7.- I love the harmonies, the bubblegum spirit and
byrdesque guitars from “We’re going down to the boathouse”, the power-pop
energy of “Master Cat”, the soaring harmonies of “Tim’s Mon”; “Dana The Chromiun
Girl”, with a catchy hook, beatlesque bridge and vibrant riff, the same as
“Jungle Girl”; “Something oughta know”, my personal favorite track in the
album, is a pop gem of two minutes with a simple and brilliant melody, just
like “Weird Daughter”, “They coming for you Barbara” or the ballad “Light
up every doorway”.
“Something oughta know” is really an album that will delight to lovers of
Are you satisfied with this work? What are your favorite songs in the album?
Thanks again for your kindness. To answer your questions, I am happy with
this record, though of course I hope to improve a lot in the future. I've
built a little studio in my house where I recorded it, this album was the
"guinea pig." My two favorite songs on the album are "We're Going Down To
The boathouse" and the last track, "Ingrid Has A Plan." "Ingrid" was fun to
do because I love old heavy rock, like from the early 70s, and I wanted that
track to sound like a super heavy British band from 1971! And I like "Boathouse"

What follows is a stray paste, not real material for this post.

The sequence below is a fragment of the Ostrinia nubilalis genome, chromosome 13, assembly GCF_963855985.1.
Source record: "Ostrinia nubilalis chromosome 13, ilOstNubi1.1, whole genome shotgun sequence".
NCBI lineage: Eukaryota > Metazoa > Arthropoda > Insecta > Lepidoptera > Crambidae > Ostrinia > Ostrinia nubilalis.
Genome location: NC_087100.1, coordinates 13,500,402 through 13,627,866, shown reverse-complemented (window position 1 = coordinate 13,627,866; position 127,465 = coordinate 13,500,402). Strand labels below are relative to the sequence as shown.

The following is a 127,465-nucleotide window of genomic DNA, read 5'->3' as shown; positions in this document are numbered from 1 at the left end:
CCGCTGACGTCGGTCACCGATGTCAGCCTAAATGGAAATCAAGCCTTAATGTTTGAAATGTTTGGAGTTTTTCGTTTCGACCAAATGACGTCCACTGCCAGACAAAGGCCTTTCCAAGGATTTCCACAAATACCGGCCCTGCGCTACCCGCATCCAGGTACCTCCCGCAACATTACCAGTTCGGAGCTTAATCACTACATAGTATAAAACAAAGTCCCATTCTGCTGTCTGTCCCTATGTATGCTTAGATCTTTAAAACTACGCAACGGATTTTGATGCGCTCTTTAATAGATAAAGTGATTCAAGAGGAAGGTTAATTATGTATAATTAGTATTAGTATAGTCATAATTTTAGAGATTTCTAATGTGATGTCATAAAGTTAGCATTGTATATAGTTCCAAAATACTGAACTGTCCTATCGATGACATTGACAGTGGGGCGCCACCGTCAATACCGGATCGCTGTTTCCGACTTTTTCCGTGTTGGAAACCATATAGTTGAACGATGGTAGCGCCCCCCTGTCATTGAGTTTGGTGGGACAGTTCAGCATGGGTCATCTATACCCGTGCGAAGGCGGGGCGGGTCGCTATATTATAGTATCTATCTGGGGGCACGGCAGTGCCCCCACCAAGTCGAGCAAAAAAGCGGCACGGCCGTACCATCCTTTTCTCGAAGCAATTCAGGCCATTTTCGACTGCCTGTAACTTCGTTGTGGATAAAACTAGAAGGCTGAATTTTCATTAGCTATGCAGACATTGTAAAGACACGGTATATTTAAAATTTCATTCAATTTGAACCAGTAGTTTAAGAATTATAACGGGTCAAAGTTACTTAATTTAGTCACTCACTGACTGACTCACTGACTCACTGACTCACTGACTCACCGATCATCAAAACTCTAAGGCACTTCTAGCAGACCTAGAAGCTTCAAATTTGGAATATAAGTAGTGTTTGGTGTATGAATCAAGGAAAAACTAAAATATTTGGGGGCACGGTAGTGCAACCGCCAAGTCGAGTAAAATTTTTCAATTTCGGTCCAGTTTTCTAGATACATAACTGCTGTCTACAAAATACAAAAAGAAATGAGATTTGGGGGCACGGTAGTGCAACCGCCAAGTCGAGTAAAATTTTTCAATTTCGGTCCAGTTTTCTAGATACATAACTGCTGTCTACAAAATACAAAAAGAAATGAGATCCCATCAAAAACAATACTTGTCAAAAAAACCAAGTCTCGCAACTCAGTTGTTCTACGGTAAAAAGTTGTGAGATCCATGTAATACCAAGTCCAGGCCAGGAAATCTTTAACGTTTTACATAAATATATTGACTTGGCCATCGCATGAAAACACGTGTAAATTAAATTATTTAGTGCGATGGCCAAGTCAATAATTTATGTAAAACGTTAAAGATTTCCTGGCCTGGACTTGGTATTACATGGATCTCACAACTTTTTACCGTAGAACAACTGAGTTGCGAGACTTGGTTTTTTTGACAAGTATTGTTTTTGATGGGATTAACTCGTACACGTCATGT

because it has such a happy vibe, like a kid's nursery rhyme about an excellent
8.- “Little Deedra” sounds a little like “Blockbuster”
by The Sweet. Do you like The Sweet and the glam-rock in the 70’s (T. Rex,
Yes!! I love the British glam rock from the early 70s! Slade were awesome,
and Bolan made so many great records, Gary Glitter, and The Sweet were one
of the best bands of any period!
9.- Nowadays, what music do you listen to?
Right now, I'm on a heavy stoner rock kick, the doom, heavy, and desert
rock bands like Acid King, Mr. PLow, Atomic Bitchwax, Masters Of Reality,
and also old heavy bands like Cream, Mountain, Black Sabbath, Hawkwind, and
early ZZ Top. A lot of my power pop friends think I'm a very strange person!
(laughs) That's OK, because I suppose I am!
10.- Finally, in Aloha PopRock we recommend several of the best albums
in the rock’s history. Can you tell us some of your favorites?
In no particular order:
1. MC5 - Back In THe USA
2. Soft Boys - A Can Of Bees
3. The Move - Shazam!
4. Hawkwind - Doremi Fasol Latido
5. The Byrds - Mr. Tambourine Man
6. Flamin' Groovies - Shake Some Action
7. Liquor Giants - Every Other Day At A Time
8. Pink Floyd - The Piper At The Gates Of Dawn
9. Yardbirds - For Your Love
10. The Kinks - Something Else From
And I could keep going, but I'll stop here.....